What Is an Integral Membrane Protein?

Emma Lloyd

An integral membrane protein, also known as an IMP, is one which spans the entire biological membrane of a cell. These proteins are attached permanently to the cell membrane, and their function typically relies on being present in the membrane. Both structurally and functionally, they are integral parts of the membranes of cells.

Integral membrane proteins weave their way through phospholid bilayers.
Integral membrane proteins weave their way through phospholid bilayers.

Each integral membrane protein molecule has an intricate relationship with the membrane within which it is situated. Structurally, the IMP is usually placed such that protein strands are woven throughout the structure of the cell membrane. Sections of protein protrude through the cell wall inside or outside the cell, or in both directions. The protein molecule cannot function if it is not embedded within the membrane.

Numerous functional proteins are embedded within the cell membrane.
Numerous functional proteins are embedded within the cell membrane.

Another feature of the protein is that these proteins can be removed from the membrane only with very specific chemical treatment. This is because hydrophobic regions of the protein are protected within the phospholipid bilayer of the cell membrane. For this reason, detergents, denaturing solvents, and nonpolar solvents must be used to disrupt the phospholipid bilayer and extract the integral membrane protein.

Within the integral membrane protein class are several different categories of protein, many of which are receptors and other types of cell signaling molecules. They are categorized into two groups, based on their structure. These are integral transmembrane proteins, and integral monotopic proteins.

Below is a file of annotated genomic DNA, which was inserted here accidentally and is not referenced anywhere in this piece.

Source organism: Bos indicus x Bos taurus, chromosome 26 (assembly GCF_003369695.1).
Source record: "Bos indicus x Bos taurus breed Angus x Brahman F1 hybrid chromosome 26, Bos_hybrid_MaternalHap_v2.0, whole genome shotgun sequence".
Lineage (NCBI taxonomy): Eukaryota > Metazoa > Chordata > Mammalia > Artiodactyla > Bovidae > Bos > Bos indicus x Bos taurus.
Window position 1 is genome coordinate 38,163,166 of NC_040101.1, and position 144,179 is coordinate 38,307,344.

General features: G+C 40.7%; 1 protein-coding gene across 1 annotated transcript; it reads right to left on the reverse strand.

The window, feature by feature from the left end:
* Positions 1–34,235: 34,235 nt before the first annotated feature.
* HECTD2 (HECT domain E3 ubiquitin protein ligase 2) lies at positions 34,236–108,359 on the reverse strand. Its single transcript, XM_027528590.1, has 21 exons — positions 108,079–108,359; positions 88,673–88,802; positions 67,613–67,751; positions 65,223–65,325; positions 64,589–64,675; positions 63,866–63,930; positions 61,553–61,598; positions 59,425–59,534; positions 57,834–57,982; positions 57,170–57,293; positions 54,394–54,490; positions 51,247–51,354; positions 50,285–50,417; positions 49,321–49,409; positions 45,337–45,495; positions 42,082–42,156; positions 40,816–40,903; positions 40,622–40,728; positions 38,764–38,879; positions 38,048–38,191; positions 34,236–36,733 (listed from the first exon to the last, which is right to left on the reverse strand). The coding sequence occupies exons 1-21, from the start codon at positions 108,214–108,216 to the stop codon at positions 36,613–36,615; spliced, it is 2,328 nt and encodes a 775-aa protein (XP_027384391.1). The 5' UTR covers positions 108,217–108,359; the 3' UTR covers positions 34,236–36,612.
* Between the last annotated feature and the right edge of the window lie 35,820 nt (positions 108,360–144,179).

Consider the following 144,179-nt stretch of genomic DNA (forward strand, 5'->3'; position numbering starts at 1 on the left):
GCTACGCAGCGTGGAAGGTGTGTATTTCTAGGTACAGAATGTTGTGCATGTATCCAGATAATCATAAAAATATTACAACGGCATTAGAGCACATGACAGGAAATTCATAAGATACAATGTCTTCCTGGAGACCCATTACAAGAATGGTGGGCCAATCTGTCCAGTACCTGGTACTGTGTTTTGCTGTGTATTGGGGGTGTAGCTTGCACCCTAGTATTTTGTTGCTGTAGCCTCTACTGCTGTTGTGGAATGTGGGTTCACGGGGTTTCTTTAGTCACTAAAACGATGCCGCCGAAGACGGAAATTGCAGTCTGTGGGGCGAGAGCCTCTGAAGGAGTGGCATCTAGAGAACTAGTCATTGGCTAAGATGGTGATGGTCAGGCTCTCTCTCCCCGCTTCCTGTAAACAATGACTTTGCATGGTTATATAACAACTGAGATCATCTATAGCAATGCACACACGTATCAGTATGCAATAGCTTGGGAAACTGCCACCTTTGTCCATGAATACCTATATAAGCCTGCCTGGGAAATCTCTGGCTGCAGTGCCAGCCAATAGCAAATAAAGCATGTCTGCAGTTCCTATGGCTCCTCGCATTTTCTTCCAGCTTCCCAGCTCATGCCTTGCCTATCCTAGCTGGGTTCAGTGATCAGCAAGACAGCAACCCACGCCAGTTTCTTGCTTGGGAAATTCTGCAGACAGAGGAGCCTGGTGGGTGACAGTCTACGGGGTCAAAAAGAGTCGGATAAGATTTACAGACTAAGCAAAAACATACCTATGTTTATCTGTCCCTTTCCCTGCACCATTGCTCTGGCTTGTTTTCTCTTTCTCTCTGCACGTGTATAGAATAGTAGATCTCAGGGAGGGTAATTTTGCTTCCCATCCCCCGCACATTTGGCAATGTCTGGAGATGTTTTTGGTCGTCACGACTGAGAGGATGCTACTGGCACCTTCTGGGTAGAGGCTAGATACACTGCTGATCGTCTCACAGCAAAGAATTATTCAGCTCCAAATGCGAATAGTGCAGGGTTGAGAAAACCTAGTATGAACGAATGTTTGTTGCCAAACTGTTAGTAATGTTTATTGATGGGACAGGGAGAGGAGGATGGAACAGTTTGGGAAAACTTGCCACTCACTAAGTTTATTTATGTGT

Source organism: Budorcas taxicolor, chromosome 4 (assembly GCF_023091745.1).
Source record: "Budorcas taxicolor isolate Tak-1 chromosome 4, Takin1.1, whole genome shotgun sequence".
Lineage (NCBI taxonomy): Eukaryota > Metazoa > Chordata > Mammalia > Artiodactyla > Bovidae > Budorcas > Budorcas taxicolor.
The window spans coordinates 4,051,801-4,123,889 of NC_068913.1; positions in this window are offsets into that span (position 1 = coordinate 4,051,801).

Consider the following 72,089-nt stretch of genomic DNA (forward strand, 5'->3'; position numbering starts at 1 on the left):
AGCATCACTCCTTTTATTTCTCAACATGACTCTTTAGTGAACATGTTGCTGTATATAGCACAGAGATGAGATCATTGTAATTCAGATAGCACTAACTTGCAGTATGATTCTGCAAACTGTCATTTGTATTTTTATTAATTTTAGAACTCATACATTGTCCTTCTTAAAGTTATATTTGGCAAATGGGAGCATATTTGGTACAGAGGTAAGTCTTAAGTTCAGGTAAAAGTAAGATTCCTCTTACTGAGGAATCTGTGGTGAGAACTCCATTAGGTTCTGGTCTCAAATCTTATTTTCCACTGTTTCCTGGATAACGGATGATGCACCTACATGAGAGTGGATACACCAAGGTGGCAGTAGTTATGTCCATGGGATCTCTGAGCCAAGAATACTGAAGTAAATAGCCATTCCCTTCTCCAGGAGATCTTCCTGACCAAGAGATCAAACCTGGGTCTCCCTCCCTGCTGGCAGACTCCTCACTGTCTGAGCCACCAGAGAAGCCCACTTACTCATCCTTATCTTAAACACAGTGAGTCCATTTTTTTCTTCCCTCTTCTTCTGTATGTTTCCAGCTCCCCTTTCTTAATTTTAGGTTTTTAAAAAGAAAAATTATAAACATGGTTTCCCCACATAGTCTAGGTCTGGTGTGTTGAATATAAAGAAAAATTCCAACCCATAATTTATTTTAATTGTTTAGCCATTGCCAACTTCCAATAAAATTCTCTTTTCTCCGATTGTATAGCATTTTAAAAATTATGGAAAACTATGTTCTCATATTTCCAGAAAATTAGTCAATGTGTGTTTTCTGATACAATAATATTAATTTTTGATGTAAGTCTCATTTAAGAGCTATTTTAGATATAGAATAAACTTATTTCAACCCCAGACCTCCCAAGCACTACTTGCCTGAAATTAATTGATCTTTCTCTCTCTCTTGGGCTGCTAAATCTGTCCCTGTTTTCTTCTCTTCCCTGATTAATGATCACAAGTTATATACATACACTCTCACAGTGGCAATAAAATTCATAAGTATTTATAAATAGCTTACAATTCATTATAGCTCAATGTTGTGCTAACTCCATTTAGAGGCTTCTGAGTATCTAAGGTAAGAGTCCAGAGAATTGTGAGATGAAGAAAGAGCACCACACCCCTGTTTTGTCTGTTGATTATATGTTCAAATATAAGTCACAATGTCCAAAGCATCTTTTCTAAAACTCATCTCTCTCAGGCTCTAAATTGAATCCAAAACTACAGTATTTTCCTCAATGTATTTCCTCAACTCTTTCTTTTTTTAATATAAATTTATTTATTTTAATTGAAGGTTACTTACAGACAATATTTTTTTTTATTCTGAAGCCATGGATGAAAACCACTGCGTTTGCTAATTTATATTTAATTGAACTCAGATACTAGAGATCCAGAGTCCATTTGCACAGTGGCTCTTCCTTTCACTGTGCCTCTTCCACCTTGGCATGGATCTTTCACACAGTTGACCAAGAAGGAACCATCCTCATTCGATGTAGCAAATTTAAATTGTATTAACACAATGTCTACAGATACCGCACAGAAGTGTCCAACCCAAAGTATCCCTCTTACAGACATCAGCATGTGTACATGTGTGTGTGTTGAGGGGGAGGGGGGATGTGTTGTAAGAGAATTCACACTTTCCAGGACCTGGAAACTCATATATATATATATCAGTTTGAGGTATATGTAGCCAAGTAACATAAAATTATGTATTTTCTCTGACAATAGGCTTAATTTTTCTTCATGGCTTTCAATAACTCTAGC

Integral transmembrane proteins are those which span the entire cell membrane. These proteins may span the membrane once, or may span it several times, weaving through the phospholipid bilayer such that there are several pieces of the protein protruding through the cell wall. Overall this is the most common type of IMP.

Examples of integral transmembrane proteins include voltage-gated ion channels such as those which transport potassium ions in and out of cells. Certain types of T cell receptors, the insulin receptor, and many other receptors and neurotransmitters, are all integral transmembrane proteins. In general, receptors, transmitters, and transporters tend to belong to this class of IMP because proteins that span the entire membrane are typically able to sense conditions both inside and outside of the cell simultaneously.

Integral monotopic proteins do not span the entire biological membrane. Instead they are attached to the membrane from only one side, with one end of the protein protruding either inside or outside the cell. This class of proteins includes enzymes such as monoamine oxidase and fatty acid amide hydrolase. Integral monotopic proteins are unable to sense conditions both inside and outside the cell, and are less likely to be involved in intercellular signaling.

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